View Full Version : Kurt Horvath ( Kguns ) Tutorial #2

09-14-2008, 12:27 AM
(If you would like to comment on this submission, you may do so by posting a reply in this thread (http://www.engravingforum.com/showthread.php?t=2183). Thanks! Kaitlin)

Congratulations winners of the 1st tutorial contest. :whoo:
I wish I could have been there to give ya’ll a run for your money. Maybe next time. What do you know, next time is now!
I’ll be submitting for your viewing pleasure a Kolar O/U Skeet Gun. By the way these puppies are machined from pre-hardened steel so they are not really engraver friendly. :eek:
These guns are great, but due to modern manufacturing techniques the are not as shapely as they could be so I have sculpted the bottom of the receiver along the line of a Perrazi/Fabbri style receiver. I used an NSK, air grinder for most of the rough work and finished out the rest by hand.

Before anybody gets their slip tied in a knot, this is just an example of the flat bottom on a Kolar. This is not the gun to be engraved


The screaming Kolar Griffin has been removed and the sharp edge that transitions the sides to the bottom of the receiver have been rounded for that classical look. The removable trigger group as seen in the first photo is not fitted well. It is slightly raised and you can see a gap between the trigger group and the receiver. This was peened and filed flush for a better fit and appearance. In time this joint will become more apparent as the trigger group is removed and reinserted into the receiver. Fortunately this isn't our concern, it is normal wear. One thing to remember is what type of gun you are working on. This shotgun will be shot and knowing the client 15,000 rounds a year is not an exaggeration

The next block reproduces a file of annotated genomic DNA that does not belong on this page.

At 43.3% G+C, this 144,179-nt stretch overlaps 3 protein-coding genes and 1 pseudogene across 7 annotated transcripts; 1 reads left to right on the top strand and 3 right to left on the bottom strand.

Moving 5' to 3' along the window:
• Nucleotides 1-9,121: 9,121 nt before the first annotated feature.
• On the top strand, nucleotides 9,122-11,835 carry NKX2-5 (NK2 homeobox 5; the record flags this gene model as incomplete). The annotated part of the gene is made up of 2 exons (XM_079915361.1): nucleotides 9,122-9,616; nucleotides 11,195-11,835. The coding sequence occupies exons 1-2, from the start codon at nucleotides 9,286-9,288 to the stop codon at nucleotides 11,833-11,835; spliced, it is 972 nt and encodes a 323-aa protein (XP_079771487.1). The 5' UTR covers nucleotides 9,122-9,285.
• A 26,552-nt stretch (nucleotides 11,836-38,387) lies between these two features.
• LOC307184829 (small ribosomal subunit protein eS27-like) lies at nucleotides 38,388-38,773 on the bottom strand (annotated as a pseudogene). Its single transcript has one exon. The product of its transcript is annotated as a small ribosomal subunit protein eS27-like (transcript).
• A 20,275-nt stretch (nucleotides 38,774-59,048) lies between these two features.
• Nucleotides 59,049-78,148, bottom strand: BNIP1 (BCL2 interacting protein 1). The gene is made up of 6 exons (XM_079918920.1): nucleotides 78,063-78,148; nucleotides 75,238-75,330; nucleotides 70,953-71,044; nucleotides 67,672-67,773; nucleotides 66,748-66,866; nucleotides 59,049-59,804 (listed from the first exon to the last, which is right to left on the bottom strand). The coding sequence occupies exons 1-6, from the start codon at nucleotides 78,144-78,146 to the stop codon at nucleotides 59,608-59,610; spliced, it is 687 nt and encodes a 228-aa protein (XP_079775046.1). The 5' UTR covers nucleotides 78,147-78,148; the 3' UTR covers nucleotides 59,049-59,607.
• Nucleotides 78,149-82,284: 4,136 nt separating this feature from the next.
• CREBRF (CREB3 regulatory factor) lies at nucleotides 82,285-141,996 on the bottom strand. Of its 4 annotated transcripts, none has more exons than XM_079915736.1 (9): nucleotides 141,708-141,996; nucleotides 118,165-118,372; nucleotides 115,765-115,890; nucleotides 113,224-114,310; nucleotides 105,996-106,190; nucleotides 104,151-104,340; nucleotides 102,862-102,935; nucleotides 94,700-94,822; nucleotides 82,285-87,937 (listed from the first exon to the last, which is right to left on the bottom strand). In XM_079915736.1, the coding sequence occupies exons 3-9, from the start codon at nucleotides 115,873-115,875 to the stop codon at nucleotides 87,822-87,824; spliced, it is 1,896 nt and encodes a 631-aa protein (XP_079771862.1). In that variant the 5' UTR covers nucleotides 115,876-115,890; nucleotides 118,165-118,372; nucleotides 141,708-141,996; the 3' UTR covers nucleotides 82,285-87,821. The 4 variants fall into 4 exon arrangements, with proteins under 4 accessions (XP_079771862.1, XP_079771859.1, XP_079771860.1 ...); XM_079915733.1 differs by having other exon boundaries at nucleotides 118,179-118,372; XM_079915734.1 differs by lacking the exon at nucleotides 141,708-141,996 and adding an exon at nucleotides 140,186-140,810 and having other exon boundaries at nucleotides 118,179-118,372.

The opening lever on these gun are little on the small side and the client is a big guy with large hand so I welded up the tang end and will shape and filigree that area. You’ll note that Heat Stop from Brownell’s was utilized to keep the working part of the opening lever from any heat damage caused by welding up that area to be reshaped.


There will be no gold work on this one and there will be a small amount of border scroll. It will mostly be Puntinni style, ( dots ), lots and lots of dots, maybe a few cut line here and there but we’ll be doing a lot of dots. This is where the Lindsay Foot Control really shines.


With a little due diligence there will be lots of photos and explanations along the way. You mite even get a glimpse of the old mobile studio to boot..

Kurt Horvath

09-20-2008, 04:12 PM
Now that the first contest is officially over and the winners decided, Ill get started.